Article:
Trader Joe's, a grocery store chain with every bit of the unquestioned customer loyalty that Chipotle enjoys in the restaurant biz, has decided to get behind the growing cage-free egg movement. The company has announced it will begin selling only cage-free eggs in all stores by 2025 although western U.S. locations will switch by 2020.
"Getting behind" is a phrase that is correct on several levels. The little ripple created by certain activist groups a decade ago grew into a tidal wave in September when McDonald's, that fast-food Monster on the Midway, announced they would pirouette toward cage-free status. Already a step or two ahead were chains like Panera, Subway, Taco Bell, Wendy's, even tiny Shake Shack. Packaged foods companies like Nestle and Mars are also claiming 'soon to be' status.
Trader Joe's seems to be on the back side of a fast rising curve.
Matthew Prescott, senior food policy director for the Humane Society of the United States, emailed me a few weeks ago with news that "The cage-free tipping point continues. Just in the last few days, here are some of the corporate cage-free announcements made:
- Tim Hortons (Canada’s largest restaurant chain) announced it will transition to 100% cage-free eggs. The announcement comes via Tim Hortons’ parent company, Restaurant Brands International; it’s a global commitment that will apply to all the company’s U.S., Canadian, and Mexican locations by 2025.
- Bob Evans announced plans to reach 100% cage-free egg supply chain.
- Sonic Drive-In (which uses 155 million eggs annually for its 3,500 locations) committed to going exclusively cage-free.
- Hardee’s and Carl’s Jr. announced it will eliminate cages from their (substantial) egg supply chains.
- PF Chang’s proclaimed that it too will go 100% cage-free.
- White Castle pledged to switch to 100% cage-free eggs.
- And Starwood Hotels announced it too will go 100% cage-free.
Just this week, Ahold, one the nation’s top grocery companies with chains like Giant and Stop & Shop, announced it will switch to 100% cage-free eggs by 2022. Then Bloomin' Brands, owners of Outback Steakhouse, Carrabba’s, Bonefish Grill and Fleming’s jumped on board followed by Krystal, the Atlanta-based fast food chain with more than 350 locations in the Southeast.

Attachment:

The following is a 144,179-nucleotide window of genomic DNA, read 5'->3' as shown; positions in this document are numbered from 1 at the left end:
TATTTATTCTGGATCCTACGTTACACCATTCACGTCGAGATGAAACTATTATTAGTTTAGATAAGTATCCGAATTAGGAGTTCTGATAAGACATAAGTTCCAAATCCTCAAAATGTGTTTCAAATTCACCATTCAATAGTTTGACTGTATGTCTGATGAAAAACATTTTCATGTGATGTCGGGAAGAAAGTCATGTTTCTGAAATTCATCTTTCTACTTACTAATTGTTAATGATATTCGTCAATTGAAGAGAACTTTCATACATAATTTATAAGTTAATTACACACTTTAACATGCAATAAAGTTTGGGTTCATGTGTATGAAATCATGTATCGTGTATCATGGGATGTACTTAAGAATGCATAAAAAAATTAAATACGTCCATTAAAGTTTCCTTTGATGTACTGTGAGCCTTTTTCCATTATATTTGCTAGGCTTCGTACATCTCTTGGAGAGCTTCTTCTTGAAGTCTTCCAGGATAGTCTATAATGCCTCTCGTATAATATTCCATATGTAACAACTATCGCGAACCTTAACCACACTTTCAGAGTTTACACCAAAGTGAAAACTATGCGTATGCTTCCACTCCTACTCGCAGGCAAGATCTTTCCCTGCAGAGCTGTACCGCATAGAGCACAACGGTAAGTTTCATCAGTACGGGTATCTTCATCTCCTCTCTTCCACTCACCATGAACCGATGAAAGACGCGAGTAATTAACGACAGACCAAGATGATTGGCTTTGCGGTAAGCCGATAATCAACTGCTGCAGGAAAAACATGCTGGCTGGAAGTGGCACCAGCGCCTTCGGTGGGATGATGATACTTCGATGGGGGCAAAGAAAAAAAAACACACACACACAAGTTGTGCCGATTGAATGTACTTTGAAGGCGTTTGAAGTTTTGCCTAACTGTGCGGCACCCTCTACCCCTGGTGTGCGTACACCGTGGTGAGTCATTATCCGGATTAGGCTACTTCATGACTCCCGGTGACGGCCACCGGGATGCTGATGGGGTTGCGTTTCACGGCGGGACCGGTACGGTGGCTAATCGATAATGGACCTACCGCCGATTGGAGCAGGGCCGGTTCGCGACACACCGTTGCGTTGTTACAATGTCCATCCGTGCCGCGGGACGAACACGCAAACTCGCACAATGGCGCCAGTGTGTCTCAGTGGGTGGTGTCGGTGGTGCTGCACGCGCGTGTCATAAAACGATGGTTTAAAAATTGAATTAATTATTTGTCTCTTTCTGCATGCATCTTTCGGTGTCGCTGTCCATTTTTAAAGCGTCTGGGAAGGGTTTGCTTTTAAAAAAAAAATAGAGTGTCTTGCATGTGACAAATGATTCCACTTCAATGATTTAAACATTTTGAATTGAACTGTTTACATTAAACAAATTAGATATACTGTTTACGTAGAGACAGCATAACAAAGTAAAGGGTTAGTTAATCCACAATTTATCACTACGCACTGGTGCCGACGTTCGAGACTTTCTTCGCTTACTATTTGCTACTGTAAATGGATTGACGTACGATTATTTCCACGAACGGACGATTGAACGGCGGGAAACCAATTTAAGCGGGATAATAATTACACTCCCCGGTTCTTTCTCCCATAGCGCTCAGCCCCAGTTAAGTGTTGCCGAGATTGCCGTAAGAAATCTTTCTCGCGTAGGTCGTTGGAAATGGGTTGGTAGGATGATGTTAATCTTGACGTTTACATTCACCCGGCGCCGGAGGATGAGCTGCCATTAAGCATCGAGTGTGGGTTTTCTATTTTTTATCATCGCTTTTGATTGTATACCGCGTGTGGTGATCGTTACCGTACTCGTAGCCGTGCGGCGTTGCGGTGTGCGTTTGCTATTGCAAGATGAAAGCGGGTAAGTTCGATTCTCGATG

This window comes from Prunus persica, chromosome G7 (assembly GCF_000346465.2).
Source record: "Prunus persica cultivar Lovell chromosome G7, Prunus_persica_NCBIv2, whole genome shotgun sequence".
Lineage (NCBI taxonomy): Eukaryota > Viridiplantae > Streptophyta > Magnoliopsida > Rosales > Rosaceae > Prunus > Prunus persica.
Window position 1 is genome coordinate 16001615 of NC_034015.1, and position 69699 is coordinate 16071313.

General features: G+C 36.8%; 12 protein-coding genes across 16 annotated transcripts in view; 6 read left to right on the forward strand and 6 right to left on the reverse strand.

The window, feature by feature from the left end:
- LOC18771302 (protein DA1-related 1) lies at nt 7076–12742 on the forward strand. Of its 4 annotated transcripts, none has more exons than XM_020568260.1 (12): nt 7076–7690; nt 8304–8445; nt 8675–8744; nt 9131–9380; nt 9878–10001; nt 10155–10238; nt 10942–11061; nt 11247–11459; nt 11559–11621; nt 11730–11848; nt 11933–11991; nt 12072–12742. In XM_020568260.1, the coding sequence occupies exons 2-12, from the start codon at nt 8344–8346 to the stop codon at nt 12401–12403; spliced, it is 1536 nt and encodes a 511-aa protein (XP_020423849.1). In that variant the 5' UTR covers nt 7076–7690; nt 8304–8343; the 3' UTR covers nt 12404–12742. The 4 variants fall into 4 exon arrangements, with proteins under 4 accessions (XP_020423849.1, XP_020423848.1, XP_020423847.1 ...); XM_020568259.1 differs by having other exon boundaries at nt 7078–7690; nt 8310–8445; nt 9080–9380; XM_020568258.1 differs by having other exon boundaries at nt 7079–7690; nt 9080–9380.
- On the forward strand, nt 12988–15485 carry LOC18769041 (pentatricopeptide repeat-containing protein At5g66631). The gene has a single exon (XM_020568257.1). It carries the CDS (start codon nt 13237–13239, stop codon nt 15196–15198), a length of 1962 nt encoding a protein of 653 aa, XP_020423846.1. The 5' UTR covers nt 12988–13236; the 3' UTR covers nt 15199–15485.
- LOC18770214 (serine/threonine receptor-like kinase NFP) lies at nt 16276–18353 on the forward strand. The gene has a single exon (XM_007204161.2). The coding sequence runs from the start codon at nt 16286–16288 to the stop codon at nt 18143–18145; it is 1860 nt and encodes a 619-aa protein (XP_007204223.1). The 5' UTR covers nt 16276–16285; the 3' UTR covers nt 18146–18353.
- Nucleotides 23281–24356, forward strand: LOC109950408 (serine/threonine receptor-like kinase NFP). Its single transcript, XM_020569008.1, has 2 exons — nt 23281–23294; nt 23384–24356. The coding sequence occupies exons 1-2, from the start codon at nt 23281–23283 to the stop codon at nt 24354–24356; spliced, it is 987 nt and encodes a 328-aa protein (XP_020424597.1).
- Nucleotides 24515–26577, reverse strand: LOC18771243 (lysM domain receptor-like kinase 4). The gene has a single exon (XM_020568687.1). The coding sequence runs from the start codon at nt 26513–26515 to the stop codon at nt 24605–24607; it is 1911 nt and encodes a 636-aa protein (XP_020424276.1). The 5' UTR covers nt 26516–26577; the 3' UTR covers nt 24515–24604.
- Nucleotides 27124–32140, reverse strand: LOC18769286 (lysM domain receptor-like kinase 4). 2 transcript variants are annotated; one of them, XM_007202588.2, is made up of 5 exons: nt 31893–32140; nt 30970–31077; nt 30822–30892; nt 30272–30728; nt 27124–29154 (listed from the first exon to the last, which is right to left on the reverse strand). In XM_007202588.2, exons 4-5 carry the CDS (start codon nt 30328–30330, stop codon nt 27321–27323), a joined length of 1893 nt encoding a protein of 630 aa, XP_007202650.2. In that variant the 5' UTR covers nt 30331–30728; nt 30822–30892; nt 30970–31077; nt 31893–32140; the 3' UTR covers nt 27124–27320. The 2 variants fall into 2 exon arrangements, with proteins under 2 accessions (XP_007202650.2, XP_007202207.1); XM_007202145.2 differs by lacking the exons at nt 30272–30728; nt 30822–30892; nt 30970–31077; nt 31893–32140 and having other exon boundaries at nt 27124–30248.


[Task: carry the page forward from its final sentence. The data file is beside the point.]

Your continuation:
The longer list published by HSUS represents the majority of America's retail egg-users. According to the Society, these companies have committed to using only cage-free eggs. The year they say they will complete the transition is included.:
• Currently: Noodles & Company
• 2016: Shake Shack
• 2016: Taco Bell
• 2017: Au Bon Pain
• 2017: Burger King
• 2020: Arby’s
• 2020: Caribou Coffee
• 2020: Einstein Brothers
• 2020: Panera Bread
• 2020: Starbucks
• 2020: Wendy’s
• 2022: Quiznos
• 2025: Bob Evans
• 2025: Dunkin’ Donuts
• 2025: Jack in the Box
• 2025: McDonald’s
• 2025: Qdoba
• 2025: Subway
• 2025: Taco John’s
• 2025: TGI Fridays
• 2025: White Castle
• 2025: Sonic Corp.
• 2026: Denny’s
In an interview with Nation's Restaurant News, Prescott said, “There was a time 10 to 15 years ago when I’d be calling up a burger chain and trying to get a conversation started about cage-free eggs. They thought I was trying to sell them eggs. Times have changed a lot.”
And the movement is being propelled by the younger set; the Millennials and their cohorts. “The consumer has changed,” Prescott said. “Over the last 10 years, people have become more curious about their food. They want answers about animal cruelty. That has pushed chains in the right direction.”
The supply of cage free eggs was limited a few years ago, one of the two reasons most restaurant chains were promising to make the change a decade from now. The second reason, I think, is top management at more than a few of those chains were hoping the whole thing would blow over in a year or two and no one would remember to hold them to such long-term promises.
It's getting easier to find a reliable source of supply. The percentage of cage free eggs available on the market jumped more than 60% from 2014to 2015 according to numbers supplied by John Howeth, executive vice president of the American Egg Board.
In that same NRN article, Howeth suggested the law of unintended consequences would create some problems. In its work to force a more humane way to bring eggs to market, HSUS might have stubbed a big toe. added that the process requires new production that costs more money in addition to more training. Howeth said, in addition to the added expense of building news housing and retraining egg industry employees, "there’s also higher mortality in those environments. Hens have pecking orders, and will periodically peck one another to death."
Of course, debeaking to prevent that pecking problem has already been condemned as a brutal practice by HSUS.
Bottom Line: The days of delivering eggs to market cheaply and efficiently will soon be over. Look for an (un)healthy price hike for a dozen extra large at your neighborhood Piggly Wiggly. The HSUS has spoken.